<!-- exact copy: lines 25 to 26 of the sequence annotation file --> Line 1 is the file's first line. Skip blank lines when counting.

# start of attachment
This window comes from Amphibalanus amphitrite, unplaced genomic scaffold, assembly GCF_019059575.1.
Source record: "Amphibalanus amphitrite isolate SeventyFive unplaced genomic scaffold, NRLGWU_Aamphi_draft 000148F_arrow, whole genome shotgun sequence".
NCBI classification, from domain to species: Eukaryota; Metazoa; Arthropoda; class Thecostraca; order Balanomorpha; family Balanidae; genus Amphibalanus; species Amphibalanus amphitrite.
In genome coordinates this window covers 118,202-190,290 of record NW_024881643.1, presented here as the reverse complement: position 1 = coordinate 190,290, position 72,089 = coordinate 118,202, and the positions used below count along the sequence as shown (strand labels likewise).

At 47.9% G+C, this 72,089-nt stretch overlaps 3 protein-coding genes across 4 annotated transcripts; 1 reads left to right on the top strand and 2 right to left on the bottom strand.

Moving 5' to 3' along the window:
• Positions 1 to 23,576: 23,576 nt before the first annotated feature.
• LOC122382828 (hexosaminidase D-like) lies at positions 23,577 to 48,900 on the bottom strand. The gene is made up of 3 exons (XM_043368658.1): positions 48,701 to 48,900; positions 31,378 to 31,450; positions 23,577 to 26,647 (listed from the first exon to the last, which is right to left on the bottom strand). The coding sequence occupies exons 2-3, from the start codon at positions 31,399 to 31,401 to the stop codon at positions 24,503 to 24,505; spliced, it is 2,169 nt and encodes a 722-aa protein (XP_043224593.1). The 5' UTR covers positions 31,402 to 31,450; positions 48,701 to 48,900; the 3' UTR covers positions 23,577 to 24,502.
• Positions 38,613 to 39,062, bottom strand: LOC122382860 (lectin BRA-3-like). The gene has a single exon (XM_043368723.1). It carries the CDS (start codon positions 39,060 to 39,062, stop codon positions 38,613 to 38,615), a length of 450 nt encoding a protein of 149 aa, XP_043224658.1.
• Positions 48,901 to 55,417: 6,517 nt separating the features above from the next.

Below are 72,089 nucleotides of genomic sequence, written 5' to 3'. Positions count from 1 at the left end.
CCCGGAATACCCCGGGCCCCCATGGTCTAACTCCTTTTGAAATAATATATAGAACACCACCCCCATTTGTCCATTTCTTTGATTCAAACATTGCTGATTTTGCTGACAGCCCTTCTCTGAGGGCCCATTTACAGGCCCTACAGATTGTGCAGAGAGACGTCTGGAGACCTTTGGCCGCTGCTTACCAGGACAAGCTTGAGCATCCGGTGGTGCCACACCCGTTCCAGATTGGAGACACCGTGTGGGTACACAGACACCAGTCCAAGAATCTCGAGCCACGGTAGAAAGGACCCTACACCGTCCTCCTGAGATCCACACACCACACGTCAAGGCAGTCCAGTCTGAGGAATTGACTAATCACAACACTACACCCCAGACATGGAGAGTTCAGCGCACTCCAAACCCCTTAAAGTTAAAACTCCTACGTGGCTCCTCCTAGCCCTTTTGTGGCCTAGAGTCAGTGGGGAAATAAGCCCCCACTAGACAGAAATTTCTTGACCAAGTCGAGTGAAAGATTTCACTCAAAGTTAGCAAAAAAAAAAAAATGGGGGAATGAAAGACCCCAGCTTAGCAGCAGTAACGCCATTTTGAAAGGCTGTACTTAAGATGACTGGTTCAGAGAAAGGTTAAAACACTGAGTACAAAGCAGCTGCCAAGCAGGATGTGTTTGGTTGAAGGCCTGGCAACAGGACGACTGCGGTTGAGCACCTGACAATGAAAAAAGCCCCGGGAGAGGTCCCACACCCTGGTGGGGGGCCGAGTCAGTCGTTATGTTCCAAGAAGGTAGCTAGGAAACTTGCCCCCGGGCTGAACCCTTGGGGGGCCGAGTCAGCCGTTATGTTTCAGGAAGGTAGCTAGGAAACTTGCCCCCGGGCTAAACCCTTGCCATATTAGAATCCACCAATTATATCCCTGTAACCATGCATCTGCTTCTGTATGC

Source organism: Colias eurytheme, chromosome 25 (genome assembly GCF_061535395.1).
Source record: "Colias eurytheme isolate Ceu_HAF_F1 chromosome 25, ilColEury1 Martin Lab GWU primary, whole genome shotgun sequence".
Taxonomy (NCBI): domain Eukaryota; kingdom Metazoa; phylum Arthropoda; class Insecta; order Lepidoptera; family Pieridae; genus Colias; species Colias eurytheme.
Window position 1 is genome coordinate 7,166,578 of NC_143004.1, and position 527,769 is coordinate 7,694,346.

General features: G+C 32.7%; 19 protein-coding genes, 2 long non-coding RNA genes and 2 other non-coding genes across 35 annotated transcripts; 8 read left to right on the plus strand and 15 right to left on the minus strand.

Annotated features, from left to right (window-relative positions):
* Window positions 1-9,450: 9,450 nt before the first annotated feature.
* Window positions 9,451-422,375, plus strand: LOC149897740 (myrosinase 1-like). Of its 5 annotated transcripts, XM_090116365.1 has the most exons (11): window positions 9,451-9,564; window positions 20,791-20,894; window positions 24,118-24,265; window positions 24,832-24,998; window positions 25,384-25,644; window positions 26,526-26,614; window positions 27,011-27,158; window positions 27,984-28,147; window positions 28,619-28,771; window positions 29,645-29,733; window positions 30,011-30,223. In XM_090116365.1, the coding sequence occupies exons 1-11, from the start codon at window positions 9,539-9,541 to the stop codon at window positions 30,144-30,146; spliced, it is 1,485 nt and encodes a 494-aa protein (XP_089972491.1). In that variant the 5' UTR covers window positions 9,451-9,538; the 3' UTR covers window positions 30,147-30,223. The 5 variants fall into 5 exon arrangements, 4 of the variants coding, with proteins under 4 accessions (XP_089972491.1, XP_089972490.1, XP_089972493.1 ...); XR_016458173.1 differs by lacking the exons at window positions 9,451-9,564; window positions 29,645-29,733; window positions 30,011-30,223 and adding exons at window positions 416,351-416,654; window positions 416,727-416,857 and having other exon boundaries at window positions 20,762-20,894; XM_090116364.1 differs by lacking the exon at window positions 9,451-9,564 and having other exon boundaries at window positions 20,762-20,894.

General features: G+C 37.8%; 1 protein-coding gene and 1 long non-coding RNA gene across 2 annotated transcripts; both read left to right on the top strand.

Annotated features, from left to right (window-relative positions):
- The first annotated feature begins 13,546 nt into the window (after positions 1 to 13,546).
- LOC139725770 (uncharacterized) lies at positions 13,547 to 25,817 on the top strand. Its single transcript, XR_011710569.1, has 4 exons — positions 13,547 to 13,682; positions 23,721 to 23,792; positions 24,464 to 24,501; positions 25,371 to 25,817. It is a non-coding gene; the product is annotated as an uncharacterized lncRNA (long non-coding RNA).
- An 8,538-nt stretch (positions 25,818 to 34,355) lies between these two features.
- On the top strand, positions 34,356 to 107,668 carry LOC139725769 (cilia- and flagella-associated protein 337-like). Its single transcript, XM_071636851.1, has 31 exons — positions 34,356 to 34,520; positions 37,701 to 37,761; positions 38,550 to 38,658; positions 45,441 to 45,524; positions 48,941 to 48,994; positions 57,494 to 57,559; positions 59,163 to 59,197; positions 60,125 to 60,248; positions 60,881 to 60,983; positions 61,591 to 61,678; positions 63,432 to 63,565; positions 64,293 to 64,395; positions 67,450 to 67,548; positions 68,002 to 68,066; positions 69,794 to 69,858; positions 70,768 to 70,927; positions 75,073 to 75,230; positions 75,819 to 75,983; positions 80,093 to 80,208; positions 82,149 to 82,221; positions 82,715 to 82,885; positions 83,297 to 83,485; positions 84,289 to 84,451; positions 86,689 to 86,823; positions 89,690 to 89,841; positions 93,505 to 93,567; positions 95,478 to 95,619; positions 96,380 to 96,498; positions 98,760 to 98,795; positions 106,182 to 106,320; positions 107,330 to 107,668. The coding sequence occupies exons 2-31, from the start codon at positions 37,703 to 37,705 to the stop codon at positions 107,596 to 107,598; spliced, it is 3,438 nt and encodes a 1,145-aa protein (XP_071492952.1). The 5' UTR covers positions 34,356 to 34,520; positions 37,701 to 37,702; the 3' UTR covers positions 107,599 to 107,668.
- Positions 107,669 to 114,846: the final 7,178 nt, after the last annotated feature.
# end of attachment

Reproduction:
- An 8,538-nt stretch (positions 25,818 to 34,355) lies between these two features.
- On the top strand, positions 34,356 to 107,668 carry LOC139725769 (cilia- and flagella-associated protein 337-like). Its single transcript, XM_071636851.1, has 31 exons — positions 34,356 to 34,520; positions 37,701 to 37,761; positions 38,550 to 38,658; positions 45,441 to 45,524; positions 48,941 to 48,994; positions 57,494 to 57,559; positions 59,163 to 59,197; positions 60,125 to 60,248; positions 60,881 to 60,983; positions 61,591 to 61,678; positions 63,432 to 63,565; positions 64,293 to 64,395; positions 67,450 to 67,548; positions 68,002 to 68,066; positions 69,794 to 69,858; positions 70,768 to 70,927; positions 75,073 to 75,230; positions 75,819 to 75,983; positions 80,093 to 80,208; positions 82,149 to 82,221; positions 82,715 to 82,885; positions 83,297 to 83,485; positions 84,289 to 84,451; positions 86,689 to 86,823; positions 89,690 to 89,841; positions 93,505 to 93,567; positions 95,478 to 95,619; positions 96,380 to 96,498; positions 98,760 to 98,795; positions 106,182 to 106,320; positions 107,330 to 107,668. The coding sequence occupies exons 2-31, from the start codon at positions 37,703 to 37,705 to the stop codon at positions 107,596 to 107,598; spliced, it is 3,438 nt and encodes a 1,145-aa protein (XP_071492952.1). The 5' UTR covers positions 34,356 to 34,520; positions 37,701 to 37,702; the 3' UTR covers positions 107,599 to 107,668.